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On the origin of the functional architecture of the cortex.

  • Author(s): Ringach, Dario L
  • et al.
Abstract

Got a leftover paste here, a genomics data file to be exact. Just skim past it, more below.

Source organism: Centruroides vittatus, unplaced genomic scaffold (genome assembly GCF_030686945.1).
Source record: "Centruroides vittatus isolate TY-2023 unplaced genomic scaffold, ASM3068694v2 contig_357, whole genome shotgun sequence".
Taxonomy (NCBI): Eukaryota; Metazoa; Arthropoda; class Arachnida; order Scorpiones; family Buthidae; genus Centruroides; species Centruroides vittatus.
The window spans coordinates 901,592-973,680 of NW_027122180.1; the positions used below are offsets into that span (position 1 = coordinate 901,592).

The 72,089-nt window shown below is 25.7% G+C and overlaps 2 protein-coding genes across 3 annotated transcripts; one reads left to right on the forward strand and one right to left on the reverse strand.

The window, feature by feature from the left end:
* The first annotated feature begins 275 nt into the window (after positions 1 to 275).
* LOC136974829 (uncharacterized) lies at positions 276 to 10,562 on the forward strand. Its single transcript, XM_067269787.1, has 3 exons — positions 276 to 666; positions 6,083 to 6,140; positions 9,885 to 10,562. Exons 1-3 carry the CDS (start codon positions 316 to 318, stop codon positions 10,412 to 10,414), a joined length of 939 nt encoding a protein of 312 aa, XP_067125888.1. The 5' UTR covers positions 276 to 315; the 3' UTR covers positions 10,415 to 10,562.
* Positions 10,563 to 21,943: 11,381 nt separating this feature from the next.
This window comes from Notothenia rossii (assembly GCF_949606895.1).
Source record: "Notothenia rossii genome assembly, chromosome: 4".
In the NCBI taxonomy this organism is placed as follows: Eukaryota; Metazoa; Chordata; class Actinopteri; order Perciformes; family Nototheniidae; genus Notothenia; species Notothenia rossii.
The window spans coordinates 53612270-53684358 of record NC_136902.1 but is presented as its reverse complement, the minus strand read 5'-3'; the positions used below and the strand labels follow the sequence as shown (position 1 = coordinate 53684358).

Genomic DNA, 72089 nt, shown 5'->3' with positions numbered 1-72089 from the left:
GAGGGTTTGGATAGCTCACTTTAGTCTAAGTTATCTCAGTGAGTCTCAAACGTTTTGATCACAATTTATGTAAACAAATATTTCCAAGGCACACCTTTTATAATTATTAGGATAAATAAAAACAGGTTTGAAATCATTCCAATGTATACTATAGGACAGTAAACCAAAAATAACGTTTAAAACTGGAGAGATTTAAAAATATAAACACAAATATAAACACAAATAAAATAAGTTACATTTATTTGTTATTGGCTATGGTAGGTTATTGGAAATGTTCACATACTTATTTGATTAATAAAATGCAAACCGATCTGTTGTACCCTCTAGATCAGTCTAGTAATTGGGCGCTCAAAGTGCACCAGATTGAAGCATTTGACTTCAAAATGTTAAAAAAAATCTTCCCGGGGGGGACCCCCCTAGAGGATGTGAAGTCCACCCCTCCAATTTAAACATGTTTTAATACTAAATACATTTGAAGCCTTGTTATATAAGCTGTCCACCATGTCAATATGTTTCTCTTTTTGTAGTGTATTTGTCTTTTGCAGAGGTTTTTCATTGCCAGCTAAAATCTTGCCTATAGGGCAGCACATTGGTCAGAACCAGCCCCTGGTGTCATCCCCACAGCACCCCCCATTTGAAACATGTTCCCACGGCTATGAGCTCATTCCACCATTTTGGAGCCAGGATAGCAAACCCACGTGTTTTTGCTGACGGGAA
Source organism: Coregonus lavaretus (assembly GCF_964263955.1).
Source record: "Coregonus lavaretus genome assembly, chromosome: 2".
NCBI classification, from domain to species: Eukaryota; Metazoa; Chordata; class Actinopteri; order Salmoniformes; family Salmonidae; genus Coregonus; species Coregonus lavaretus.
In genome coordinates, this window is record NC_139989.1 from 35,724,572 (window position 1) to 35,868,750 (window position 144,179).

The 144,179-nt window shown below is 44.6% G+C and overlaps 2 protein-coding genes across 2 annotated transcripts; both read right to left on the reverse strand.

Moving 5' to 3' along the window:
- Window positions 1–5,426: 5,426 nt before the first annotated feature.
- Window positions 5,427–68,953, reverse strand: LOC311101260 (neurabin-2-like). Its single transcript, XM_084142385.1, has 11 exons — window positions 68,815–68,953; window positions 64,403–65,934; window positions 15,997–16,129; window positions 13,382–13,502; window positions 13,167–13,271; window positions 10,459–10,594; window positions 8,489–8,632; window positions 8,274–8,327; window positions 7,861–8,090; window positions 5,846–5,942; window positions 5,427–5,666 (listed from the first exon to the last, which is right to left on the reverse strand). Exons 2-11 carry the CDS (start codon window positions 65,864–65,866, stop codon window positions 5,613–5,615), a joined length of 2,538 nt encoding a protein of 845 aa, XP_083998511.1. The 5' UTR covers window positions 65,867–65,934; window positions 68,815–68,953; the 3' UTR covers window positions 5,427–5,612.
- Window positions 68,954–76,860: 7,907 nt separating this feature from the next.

The basic structure of receptive fields and functional maps in primary visual cortex is established without exposure to normal sensory experience and before the onset of the critical period. How the brain wires these circuits in the early stages of development remains unknown. Possible explanations include activity-dependent mechanisms driven by spontaneous activity in the retina and thalamus, and molecular guidance orchestrating thalamo-cortical connections on a fine spatial scale. Here I propose an alternative hypothesis: the blueprint for receptive fields, feature maps, and their inter-relationships may reside in the layout of the retinal ganglion cell mosaics along with a simple statistical connectivity scheme dictating the wiring between thalamus and cortex. The model is shown to account for a number of experimental findings, including the relationship between retinotopy, orientation maps, spatial frequency maps and cytochrome oxidase patches. The theory's simplicity, explanatory and predictive power makes it a serious candidate for the origin of the functional architecture of primary visual cortex.

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